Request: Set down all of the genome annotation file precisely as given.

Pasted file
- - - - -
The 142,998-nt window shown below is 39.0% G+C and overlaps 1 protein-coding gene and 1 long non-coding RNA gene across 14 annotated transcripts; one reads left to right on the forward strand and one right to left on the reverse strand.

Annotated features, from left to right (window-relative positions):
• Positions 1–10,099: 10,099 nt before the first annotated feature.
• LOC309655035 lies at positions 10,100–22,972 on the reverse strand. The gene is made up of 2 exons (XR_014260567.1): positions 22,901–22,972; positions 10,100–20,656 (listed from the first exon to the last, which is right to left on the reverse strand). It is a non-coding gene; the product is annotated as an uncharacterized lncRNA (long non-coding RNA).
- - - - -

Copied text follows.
The 142,998-nt window shown below is 39.0% G+C and overlaps 1 protein-coding gene and 1 long non-coding RNA gene across 14 annotated transcripts; one reads left to right on the forward strand and one right to left on the reverse strand.

Annotated features, from left to right (window-relative positions):
• Positions 1–10,099: 10,099 nt before the first annotated feature.
• LOC309655035 lies at positions 10,100–22,972 on the reverse strand. The gene is made up of 2 exons (XR_014260567.1): positions 22,901–22,972; positions 10,100–20,656 (listed from the first exon to the last, which is right to left on the reverse strand). It is a non-coding gene; the product is annotated as an uncharacterized lncRNA (long non-coding RNA).